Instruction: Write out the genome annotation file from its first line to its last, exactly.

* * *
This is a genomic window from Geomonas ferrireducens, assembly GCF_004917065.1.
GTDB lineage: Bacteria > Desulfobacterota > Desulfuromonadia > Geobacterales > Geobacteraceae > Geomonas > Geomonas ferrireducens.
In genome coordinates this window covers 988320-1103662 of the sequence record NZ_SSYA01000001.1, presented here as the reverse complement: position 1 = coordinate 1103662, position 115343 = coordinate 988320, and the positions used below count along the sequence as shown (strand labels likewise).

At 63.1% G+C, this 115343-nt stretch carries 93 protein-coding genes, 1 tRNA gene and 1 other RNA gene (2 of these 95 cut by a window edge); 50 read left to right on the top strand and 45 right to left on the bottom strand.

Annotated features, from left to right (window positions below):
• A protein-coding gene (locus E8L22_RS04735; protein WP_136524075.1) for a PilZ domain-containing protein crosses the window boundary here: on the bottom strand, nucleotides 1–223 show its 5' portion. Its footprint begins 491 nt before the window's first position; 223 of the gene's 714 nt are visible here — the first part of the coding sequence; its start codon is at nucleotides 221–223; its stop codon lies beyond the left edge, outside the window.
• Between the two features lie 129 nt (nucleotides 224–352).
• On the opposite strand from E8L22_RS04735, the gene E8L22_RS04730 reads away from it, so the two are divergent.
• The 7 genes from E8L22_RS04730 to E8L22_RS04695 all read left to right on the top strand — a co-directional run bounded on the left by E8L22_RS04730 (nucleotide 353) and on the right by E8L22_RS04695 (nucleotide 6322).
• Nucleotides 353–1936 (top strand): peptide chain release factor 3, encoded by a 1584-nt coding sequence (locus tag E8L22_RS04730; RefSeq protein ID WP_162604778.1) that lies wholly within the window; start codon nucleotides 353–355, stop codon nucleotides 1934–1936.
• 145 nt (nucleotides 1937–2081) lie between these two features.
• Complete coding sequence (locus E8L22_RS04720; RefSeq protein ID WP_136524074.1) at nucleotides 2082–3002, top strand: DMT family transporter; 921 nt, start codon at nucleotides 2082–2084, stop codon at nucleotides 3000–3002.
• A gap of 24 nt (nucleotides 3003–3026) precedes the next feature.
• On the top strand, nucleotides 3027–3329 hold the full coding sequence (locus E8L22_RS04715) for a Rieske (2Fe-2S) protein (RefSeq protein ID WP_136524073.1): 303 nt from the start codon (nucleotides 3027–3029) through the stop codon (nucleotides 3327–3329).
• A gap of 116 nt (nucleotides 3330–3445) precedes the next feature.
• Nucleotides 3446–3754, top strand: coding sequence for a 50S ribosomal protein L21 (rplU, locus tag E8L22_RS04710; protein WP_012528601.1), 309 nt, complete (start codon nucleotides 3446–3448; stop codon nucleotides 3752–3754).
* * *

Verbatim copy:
This is a genomic window from Geomonas ferrireducens, assembly GCF_004917065.1.
GTDB lineage: Bacteria > Desulfobacterota > Desulfuromonadia > Geobacterales > Geobacteraceae > Geomonas > Geomonas ferrireducens.
In genome coordinates this window covers 988320-1103662 of the sequence record NZ_SSYA01000001.1, presented here as the reverse complement: position 1 = coordinate 1103662, position 115343 = coordinate 988320, and the positions used below count along the sequence as shown (strand labels likewise).

At 63.1% G+C, this 115343-nt stretch carries 93 protein-coding genes, 1 tRNA gene and 1 other RNA gene (2 of these 95 cut by a window edge); 50 read left to right on the top strand and 45 right to left on the bottom strand.

Annotated features, from left to right (window positions below):
• A protein-coding gene (locus E8L22_RS04735; protein WP_136524075.1) for a PilZ domain-containing protein crosses the window boundary here: on the bottom strand, nucleotides 1–223 show its 5' portion. Its footprint begins 491 nt before the window's first position; 223 of the gene's 714 nt are visible here — the first part of the coding sequence; its start codon is at nucleotides 221–223; its stop codon lies beyond the left edge, outside the window.
• Between the two features lie 129 nt (nucleotides 224–352).
• On the opposite strand from E8L22_RS04735, the gene E8L22_RS04730 reads away from it, so the two are divergent.
• The 7 genes from E8L22_RS04730 to E8L22_RS04695 all read left to right on the top strand — a co-directional run bounded on the left by E8L22_RS04730 (nucleotide 353) and on the right by E8L22_RS04695 (nucleotide 6322).
• Nucleotides 353–1936 (top strand): peptide chain release factor 3, encoded by a 1584-nt coding sequence (locus tag E8L22_RS04730; RefSeq protein ID WP_162604778.1) that lies wholly within the window; start codon nucleotides 353–355, stop codon nucleotides 1934–1936.
• 145 nt (nucleotides 1937–2081) lie between these two features.
• Complete coding sequence (locus E8L22_RS04720; RefSeq protein ID WP_136524074.1) at nucleotides 2082–3002, top strand: DMT family transporter; 921 nt, start codon at nucleotides 2082–2084, stop codon at nucleotides 3000–3002.
• A gap of 24 nt (nucleotides 3003–3026) precedes the next feature.
• On the top strand, nucleotides 3027–3329 hold the full coding sequence (locus E8L22_RS04715) for a Rieske (2Fe-2S) protein (RefSeq protein ID WP_136524073.1): 303 nt from the start codon (nucleotides 3027–3029) through the stop codon (nucleotides 3327–3329).
• A gap of 116 nt (nucleotides 3330–3445) precedes the next feature.
• Nucleotides 3446–3754, top strand: coding sequence for a 50S ribosomal protein L21 (rplU, locus tag E8L22_RS04710; protein WP_012528601.1), 309 nt, complete (start codon nucleotides 3446–3448; stop codon nucleotides 3752–3754).